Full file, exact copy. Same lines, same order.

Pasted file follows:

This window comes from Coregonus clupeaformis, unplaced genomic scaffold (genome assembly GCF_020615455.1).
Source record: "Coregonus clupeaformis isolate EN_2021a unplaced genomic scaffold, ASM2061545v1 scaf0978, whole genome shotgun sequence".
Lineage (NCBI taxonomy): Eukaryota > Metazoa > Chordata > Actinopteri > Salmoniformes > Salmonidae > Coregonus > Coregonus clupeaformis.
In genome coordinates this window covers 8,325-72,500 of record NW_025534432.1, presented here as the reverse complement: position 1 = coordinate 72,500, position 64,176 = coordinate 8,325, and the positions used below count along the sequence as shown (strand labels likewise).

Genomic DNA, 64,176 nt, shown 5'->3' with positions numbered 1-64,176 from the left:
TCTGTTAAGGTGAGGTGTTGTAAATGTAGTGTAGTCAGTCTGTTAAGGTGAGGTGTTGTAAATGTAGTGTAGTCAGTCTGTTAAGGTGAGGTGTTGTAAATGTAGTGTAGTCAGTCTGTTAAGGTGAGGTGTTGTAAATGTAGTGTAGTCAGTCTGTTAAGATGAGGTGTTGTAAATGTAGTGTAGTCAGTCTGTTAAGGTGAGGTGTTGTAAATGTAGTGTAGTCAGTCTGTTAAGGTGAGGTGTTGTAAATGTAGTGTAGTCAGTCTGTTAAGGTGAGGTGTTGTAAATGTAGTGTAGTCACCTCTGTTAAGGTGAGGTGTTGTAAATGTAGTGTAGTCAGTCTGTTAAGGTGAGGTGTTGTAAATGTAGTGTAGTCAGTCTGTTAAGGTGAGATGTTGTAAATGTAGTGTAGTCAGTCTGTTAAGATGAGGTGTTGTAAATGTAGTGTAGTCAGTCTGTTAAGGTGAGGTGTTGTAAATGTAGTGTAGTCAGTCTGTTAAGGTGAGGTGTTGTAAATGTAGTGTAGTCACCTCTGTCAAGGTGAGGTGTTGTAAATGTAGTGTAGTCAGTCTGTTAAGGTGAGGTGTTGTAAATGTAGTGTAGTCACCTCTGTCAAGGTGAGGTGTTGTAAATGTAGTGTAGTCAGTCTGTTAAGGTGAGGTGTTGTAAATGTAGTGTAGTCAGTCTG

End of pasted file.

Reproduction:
This window comes from Coregonus clupeaformis, unplaced genomic scaffold (genome assembly GCF_020615455.1).
Source record: "Coregonus clupeaformis isolate EN_2021a unplaced genomic scaffold, ASM2061545v1 scaf0978, whole genome shotgun sequence".
Lineage (NCBI taxonomy): Eukaryota > Metazoa > Chordata > Actinopteri > Salmoniformes > Salmonidae > Coregonus > Coregonus clupeaformis.
In genome coordinates this window covers 8,325-72,500 of record NW_025534432.1, presented here as the reverse complement: position 1 = coordinate 72,500, position 64,176 = coordinate 8,325, and the positions used below count along the sequence as shown (strand labels likewise).

Genomic DNA, 64,176 nt, shown 5'->3' with positions numbered 1-64,176 from the left:
TCTGTTAAGGTGAGGTGTTGTAAATGTAGTGTAGTCAGTCTGTTAAGGTGAGGTGTTGTAAATGTAGTGTAGTCAGTCTGTTAAGGTGAGGTGTTGTAAATGTAGTGTAGTCAGTCTGTTAAGGTGAGGTGTTGTAAATGTAGTGTAGTCAGTCTGTTAAGATGAGGTGTTGTAAATGTAGTGTAGTCAGTCTGTTAAGGTGAGGTGTTGTAAATGTAGTGTAGTCAGTCTGTTAAGGTGAGGTGTTGTAAATGTAGTGTAGTCAGTCTGTTAAGGTGAGGTGTTGTAAATGTAGTGTAGTCACCTCTGTTAAGGTGAGGTGTTGTAAATGTAGTGTAGTCAGTCTGTTAAGGTGAGGTGTTGTAAATGTAGTGTAGTCAGTCTGTTAAGGTGAGATGTTGTAAATGTAGTGTAGTCAGTCTGTTAAGATGAGGTGTTGTAAATGTAGTGTAGTCAGTCTGTTAAGGTGAGGTGTTGTAAATGTAGTGTAGTCAGTCTGTTAAGGTGAGGTGTTGTAAATGTAGTGTAGTCACCTCTGTCAAGGTGAGGTGTTGTAAATGTAGTGTAGTCAGTCTGTTAAGGTGAGGTGTTGTAAATGTAGTGTAGTCACCTCTGTCAAGGTGAGGTGTTGTAAATGTAGTGTAGTCAGTCTGTTAAGGTGAGGTGTTGTAAATGTAGTGTAGTCAGTCTG